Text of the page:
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Stephanie Dolgoff on My Formerly Hot Life

A few years back, when my mom and my husband saw that I was launching a website called Formerly Hot, essentially about having just aged out of being the "hot" chick I was for most of my life, they fell all over themselves to reassure me that I am, in fact, still hot, in my own not-so-young-anymore kind of way. My husband very sweetly told me I could get fat(ter), saggy(er), blotch(ier), and my pores could continue to expand like crop circles all over my face and to him, I would still be the relatively young and desirable woman he married. Bless him. My mother simply took issue with the idea that older women were no longer hot, and chided me for putting myself down.

That’s when I realized I needed to clarify my mission, and now that Formerly Hot the blog has grown into My Formerly Hot Life, the book, I’ll take this opportunity to do so again.

The book is not a marathon fishing-for-compliments trip (although I won’t be turning any down). I know I still look fine, and on a good day, great. I wholeheartedly agree with my mom’s estimation that a woman’s hotness is not necessarily inversely proportional to how many candles she has on her birthday cake.

I wrote the book to have a laughing look at the unvarnished truth about getting older--the good, the bad, and those unexpected b----slaps that still seem to come out of nowhere, even if you’re relatively well adjusted to the fact that you’re not forever 21. It’s about those moments--whether it’s when you’re the one wishing your neighbors would turn down the damn music because it’s after 10 (can "kids these days, sheesh!" be far off now?), or when you’re bracing yourself for the whistle from the construction crew that never comes--when it is suddenly ultra clear that you’re occupying an entirely new category of human being.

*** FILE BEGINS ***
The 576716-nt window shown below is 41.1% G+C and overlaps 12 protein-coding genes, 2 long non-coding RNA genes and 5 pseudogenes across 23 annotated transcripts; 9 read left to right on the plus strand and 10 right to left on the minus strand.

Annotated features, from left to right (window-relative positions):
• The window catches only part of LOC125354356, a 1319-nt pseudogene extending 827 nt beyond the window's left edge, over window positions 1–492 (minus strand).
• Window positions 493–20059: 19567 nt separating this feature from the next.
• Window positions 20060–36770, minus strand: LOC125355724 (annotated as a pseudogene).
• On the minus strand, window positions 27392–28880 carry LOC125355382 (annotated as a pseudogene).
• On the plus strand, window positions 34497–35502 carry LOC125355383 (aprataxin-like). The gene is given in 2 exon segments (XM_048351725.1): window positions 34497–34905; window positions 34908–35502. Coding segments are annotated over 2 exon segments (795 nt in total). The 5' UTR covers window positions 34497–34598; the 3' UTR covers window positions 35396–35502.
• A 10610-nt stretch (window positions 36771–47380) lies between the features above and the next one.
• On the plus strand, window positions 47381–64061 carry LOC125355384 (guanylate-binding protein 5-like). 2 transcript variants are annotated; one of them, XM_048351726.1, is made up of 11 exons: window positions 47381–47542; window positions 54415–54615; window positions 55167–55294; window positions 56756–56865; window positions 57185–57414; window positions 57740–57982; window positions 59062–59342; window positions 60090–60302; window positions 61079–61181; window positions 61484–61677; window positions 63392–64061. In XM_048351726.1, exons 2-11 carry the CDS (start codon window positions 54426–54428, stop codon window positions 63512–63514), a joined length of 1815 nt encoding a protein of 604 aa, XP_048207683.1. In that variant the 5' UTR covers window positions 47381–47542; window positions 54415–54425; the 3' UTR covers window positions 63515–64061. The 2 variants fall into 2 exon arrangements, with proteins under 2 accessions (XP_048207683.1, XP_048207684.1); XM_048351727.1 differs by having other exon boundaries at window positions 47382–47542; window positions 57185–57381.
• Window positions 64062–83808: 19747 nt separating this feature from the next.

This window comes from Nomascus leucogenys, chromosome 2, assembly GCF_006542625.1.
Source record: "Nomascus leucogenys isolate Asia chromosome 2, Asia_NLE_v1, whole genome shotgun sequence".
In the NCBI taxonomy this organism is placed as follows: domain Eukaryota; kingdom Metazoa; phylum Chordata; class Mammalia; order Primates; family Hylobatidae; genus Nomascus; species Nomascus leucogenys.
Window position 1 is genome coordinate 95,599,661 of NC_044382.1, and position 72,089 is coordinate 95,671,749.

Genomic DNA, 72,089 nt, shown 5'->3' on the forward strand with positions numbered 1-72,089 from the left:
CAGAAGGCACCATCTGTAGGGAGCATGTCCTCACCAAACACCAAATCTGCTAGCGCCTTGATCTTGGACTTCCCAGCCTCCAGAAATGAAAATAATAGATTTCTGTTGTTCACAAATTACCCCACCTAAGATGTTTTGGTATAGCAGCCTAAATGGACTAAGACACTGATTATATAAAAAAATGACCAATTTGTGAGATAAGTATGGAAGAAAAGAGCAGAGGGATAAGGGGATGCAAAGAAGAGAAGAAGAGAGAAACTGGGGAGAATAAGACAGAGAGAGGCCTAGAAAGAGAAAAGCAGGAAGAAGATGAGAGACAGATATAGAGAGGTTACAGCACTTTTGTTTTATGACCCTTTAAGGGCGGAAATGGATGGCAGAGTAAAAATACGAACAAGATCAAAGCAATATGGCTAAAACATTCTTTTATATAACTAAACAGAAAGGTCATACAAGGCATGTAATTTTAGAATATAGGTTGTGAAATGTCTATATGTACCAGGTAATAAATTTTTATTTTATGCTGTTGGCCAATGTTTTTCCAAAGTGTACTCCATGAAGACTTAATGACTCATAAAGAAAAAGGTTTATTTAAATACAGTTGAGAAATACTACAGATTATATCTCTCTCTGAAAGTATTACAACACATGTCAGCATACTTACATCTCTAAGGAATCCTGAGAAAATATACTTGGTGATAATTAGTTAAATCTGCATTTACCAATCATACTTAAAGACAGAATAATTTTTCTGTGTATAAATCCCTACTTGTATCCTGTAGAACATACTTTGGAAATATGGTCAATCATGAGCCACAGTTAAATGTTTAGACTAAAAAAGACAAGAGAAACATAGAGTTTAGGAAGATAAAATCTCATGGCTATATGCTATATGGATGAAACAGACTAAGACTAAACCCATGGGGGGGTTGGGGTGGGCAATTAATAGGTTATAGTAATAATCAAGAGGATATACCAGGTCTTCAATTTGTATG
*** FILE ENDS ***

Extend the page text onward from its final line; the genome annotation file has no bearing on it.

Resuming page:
When I first realized I was a Formerly--the term I came up with to indicate that you’re formerly what you were, but you may not be quite sure what you are yet--my main indicator was how far away I had moved from the standard perfectly symmetrical, thin, perky-boobed female ideal (not that I had ever arrived.) It became pretty clear pretty quickly that this whole Formerly transformation had only partly to do with my looks. In fact, the shift was much more profound.

And wonderful. The longer I spent on this side of young, the more obvious it became that Formerly Territory was a much happier place to live, for me and the hundreds of women I spoke to about it. There are distinct upsides to being a Formerly, ones that no one talks about. I used to feel like a composite of other people’s opinions of me; now, I am comfortable with who I am, and other people’s opinions are, well, just their opinions. I follow my instincts, what’s comfortable for me, rather than what I think I "should" do or what everyone else seems to think is the move. Life feels less intense, less dramatic, more relaxed and peaceful. In other words, time passes. Things change. And that’s cool.

Except when it’s not. Getting older, even if you’re not old, can sometimes suck! It would be nice not to have to look up every texting abbreviation someone sends to me before replying, for instance. I used to know such things. I’m not going to tell you that I welcome every wrinkle and pucker as a symbol of the rich and wise life my trusty body and I have lived happily together. I am regularly shocked by the new iteration of me that stares back from the mirror. I promise never to intone that you must "embrace your life changes," or that 50 is the new 40 is the new 30 is the new 29. You are what you are but you don’t always have to be smiling about it.

On balance, though, even as I’m letting go of the stuff I thought was indispensable to happiness when I was younger, I’m happier than my younger self ever could have imagined. That’s what My Formerly Hot Life is about--laughing at ourselves and our obsession with youth, even as we see that life is so much richer on the other side of young. The women I’ve spoken to for the book wouldn’t trade where they are today for another chance for a teenager’s body, and that’s a message I hope the readers of this book can carry with them for all their days.

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ISBN-10:  0345521455
ISBN-13:  978-0345521453
Publisher:  Ballantine Books
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review by . October 19, 2011
Its not as if Stephanie Dolgoff has it all wrong; she doesn't, but for a forty-something she seems to think a bit superficially even for a superficial subject. Maybe that's what its all about, the material world and fitting in. Or maybe it's just about finding world material for a blog and rambling on about whatever the subject obsessively until some sort of conclusion is drawn or the verbiage count is just right to fit on a website page in a fetching manner.     Whatever the …
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